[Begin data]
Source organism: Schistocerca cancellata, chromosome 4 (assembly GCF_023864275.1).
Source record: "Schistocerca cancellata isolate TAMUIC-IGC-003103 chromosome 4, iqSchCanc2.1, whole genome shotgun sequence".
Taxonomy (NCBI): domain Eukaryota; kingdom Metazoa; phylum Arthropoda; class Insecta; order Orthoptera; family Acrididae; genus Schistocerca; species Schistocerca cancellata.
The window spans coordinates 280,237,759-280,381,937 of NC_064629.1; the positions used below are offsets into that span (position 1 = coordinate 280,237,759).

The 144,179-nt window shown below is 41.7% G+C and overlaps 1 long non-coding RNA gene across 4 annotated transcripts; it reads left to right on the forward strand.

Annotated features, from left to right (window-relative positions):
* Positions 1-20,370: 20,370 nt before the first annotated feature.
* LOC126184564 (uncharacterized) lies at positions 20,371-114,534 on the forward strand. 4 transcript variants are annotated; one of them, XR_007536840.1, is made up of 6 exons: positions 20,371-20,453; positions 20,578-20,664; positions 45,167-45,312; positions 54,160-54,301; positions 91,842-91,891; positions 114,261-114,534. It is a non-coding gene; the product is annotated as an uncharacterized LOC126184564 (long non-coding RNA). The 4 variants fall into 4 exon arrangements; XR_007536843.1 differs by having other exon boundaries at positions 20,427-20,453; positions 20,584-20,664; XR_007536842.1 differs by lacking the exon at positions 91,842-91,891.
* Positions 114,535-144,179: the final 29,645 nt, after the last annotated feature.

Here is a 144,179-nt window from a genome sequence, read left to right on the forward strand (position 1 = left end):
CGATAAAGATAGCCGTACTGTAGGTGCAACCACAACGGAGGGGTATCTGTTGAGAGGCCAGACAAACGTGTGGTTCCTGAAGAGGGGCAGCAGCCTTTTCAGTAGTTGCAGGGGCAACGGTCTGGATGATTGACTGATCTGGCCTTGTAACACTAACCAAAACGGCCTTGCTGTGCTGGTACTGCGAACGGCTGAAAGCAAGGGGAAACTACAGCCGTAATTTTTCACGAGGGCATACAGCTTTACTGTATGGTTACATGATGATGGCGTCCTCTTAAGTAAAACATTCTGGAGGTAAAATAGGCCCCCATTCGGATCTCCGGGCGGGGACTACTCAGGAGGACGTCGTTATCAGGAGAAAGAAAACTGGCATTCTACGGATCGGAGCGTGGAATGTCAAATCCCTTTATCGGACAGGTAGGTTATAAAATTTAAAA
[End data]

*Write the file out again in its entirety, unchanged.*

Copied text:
Source organism: Schistocerca cancellata, chromosome 4 (assembly GCF_023864275.1).
Source record: "Schistocerca cancellata isolate TAMUIC-IGC-003103 chromosome 4, iqSchCanc2.1, whole genome shotgun sequence".
Taxonomy (NCBI): domain Eukaryota; kingdom Metazoa; phylum Arthropoda; class Insecta; order Orthoptera; family Acrididae; genus Schistocerca; species Schistocerca cancellata.
The window spans coordinates 280,237,759-280,381,937 of NC_064629.1; the positions used below are offsets into that span (position 1 = coordinate 280,237,759).

The 144,179-nt window shown below is 41.7% G+C and overlaps 1 long non-coding RNA gene across 4 annotated transcripts; it reads left to right on the forward strand.

Annotated features, from left to right (window-relative positions):
* Positions 1-20,370: 20,370 nt before the first annotated feature.
* LOC126184564 (uncharacterized) lies at positions 20,371-114,534 on the forward strand. 4 transcript variants are annotated; one of them, XR_007536840.1, is made up of 6 exons: positions 20,371-20,453; positions 20,578-20,664; positions 45,167-45,312; positions 54,160-54,301; positions 91,842-91,891; positions 114,261-114,534. It is a non-coding gene; the product is annotated as an uncharacterized LOC126184564 (long non-coding RNA). The 4 variants fall into 4 exon arrangements; XR_007536843.1 differs by having other exon boundaries at positions 20,427-20,453; positions 20,584-20,664; XR_007536842.1 differs by lacking the exon at positions 91,842-91,891.
* Positions 114,535-144,179: the final 29,645 nt, after the last annotated feature.

Here is a 144,179-nt window from a genome sequence, read left to right on the forward strand (position 1 = left end):
CGATAAAGATAGCCGTACTGTAGGTGCAACCACAACGGAGGGGTATCTGTTGAGAGGCCAGACAAACGTGTGGTTCCTGAAGAGGGGCAGCAGCCTTTTCAGTAGTTGCAGGGGCAACGGTCTGGATGATTGACTGATCTGGCCTTGTAACACTAACCAAAACGGCCTTGCTGTGCTGGTACTGCGAACGGCTGAAAGCAAGGGGAAACTACAGCCGTAATTTTTCACGAGGGCATACAGCTTTACTGTATGGTTACATGATGATGGCGTCCTCTTAAGTAAAACATTCTGGAGGTAAAATAGGCCCCCATTCGGATCTCCGGGCGGGGACTACTCAGGAGGACGTCGTTATCAGGAGAAAGAAAACTGGCATTCTACGGATCGGAGCGTGGAATGTCAAATCCCTTTATCGGACAGGTAGGTTATAAAATTTAAAA